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Why the Old Chang Kee boss prefers hiring elderly

Why a multi-million-dollar business prefers hiring out of the box.

Building a multi-million-dollar empire off the simple curry puff is a feat in itself, but Han Keen Juan, founder and now executive chairman of Old Chang Kee (OCK), humbly attributes much of the success to luck, timing, government grants and loyal customers.

(READ ALSO: Michelin Guide arrives in Singapore in 2016 – what does this mean for us?)

Grateful for the support which helped grow Chang’s Curry Puffs, a single stall at the old Rex Cinema on Mackenzie Road, into a public-listed company with over 70 outlets islandwide, Han feels morally compelled to contribute to the public good. One manifestation of this is the active policy of favouring elderly applicants when hiring for production or retail positions.

(RELATED: No, I do not want a Michelin star, say some chefs.)

“I have been the beneficiary of taxpayer money, and this nation is where my fortunes grew,” says the 64-year-old Han. “This (policy) is my social obligation.” Around 80 per cent of the staff are at least 45 years old.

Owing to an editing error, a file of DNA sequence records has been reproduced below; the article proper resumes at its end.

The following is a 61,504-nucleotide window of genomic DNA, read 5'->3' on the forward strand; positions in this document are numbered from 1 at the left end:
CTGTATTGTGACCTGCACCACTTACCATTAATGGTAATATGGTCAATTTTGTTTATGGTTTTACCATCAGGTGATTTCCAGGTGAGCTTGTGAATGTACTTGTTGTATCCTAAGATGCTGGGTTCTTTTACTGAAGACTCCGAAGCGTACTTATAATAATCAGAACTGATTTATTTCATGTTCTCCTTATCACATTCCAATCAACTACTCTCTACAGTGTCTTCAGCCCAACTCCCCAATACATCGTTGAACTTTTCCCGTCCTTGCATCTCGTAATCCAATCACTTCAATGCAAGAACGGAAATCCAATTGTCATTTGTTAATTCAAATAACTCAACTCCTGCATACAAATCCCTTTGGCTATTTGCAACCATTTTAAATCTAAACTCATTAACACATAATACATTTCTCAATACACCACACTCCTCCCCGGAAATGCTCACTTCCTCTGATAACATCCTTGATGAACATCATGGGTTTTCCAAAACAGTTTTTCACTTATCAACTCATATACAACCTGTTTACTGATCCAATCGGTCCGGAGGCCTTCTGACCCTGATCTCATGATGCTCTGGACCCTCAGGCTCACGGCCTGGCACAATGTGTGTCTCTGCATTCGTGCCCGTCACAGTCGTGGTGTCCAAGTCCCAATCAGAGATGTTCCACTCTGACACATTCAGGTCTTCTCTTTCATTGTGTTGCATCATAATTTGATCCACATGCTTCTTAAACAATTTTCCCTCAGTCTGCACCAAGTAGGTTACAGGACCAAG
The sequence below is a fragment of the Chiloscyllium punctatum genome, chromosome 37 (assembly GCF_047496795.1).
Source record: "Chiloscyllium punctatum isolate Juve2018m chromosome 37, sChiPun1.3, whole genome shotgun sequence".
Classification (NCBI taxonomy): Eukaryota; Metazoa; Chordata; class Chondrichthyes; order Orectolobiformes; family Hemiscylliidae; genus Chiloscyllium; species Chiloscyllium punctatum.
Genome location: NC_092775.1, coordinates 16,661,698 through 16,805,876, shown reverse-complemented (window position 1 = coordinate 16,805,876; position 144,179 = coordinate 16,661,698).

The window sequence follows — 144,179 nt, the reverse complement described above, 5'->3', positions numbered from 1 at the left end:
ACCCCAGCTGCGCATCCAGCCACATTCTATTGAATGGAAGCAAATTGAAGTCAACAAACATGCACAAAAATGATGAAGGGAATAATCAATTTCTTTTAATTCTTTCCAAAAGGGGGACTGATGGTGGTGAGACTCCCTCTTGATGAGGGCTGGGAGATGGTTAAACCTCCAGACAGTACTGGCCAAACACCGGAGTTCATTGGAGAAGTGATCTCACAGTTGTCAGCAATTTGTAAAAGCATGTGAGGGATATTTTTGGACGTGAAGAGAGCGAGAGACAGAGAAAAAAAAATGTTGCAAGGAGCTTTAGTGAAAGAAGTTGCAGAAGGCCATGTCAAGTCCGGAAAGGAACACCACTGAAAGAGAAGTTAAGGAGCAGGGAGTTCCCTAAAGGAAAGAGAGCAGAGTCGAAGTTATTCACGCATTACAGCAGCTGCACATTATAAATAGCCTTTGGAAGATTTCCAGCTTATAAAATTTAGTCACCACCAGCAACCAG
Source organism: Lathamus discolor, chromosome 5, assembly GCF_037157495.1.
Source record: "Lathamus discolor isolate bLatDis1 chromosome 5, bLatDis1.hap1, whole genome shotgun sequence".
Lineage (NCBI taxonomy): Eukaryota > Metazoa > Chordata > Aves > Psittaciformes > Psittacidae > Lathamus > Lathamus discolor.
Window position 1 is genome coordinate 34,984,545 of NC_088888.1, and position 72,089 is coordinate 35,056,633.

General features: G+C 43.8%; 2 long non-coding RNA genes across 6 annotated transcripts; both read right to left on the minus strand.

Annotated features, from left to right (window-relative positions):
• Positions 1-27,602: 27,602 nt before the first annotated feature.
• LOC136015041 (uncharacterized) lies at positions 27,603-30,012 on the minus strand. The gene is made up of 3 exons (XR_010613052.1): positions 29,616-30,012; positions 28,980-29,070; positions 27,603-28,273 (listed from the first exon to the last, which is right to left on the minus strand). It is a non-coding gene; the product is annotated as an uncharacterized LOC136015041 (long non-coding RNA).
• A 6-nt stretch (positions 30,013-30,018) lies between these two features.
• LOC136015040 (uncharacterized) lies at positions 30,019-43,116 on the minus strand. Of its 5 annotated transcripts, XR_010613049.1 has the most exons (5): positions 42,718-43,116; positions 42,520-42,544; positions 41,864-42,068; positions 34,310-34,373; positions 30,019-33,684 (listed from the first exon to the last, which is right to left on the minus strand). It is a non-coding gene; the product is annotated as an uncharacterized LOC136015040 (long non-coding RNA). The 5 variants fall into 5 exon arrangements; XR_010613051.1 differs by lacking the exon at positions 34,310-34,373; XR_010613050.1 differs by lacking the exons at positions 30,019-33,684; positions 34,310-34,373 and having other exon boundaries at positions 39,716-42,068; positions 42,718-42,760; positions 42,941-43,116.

”The elderly are immensely loyal and dependable,” he says. “For example, some of them keep the OCK shirt on even after knocking off , saying they are proud of working for the brand. They are punctual and absenteeism is low.”

“Many aren’t working because of money,” adds Han, a business graduate who quit his management position at a security company to buy Chang’s in 1986. He cites the example of an employee whose son drops her off at work – in a Jaguar. “They do it because it’s a purposeful existence they can take pride in, and because they want to be recognised as contributing members of society, despite their years.”

William on bus

The leadership of Old Chang Kee (in this case, William Lim, nephew and current CEO) are advocates of employing the elderly.

A wizened employee base does present challenges, which he works around. For example, he commissioned an overhaul of the cashier software to work off pictures of food items instead of lists, so employees who have poorer vision or are illiterate can key in entries quickly. The system ended up being beneficial to staff of all ages.

Han believes that it is a responsibility for business leaders to instil the idea of giving back. “Businesses succeed, thanks to good conditions. We have to give back to the environment that helped us rise from nothing.”

YOG Paper Bag picture

Without any prompting, OCK changed the desigh of their takeaway bags in support of the Youth Olympic Games in 2010 – a move that raised the profile of the landmark event.

(RELATED: An article from TheSmartLocal profiles a number of said employees.)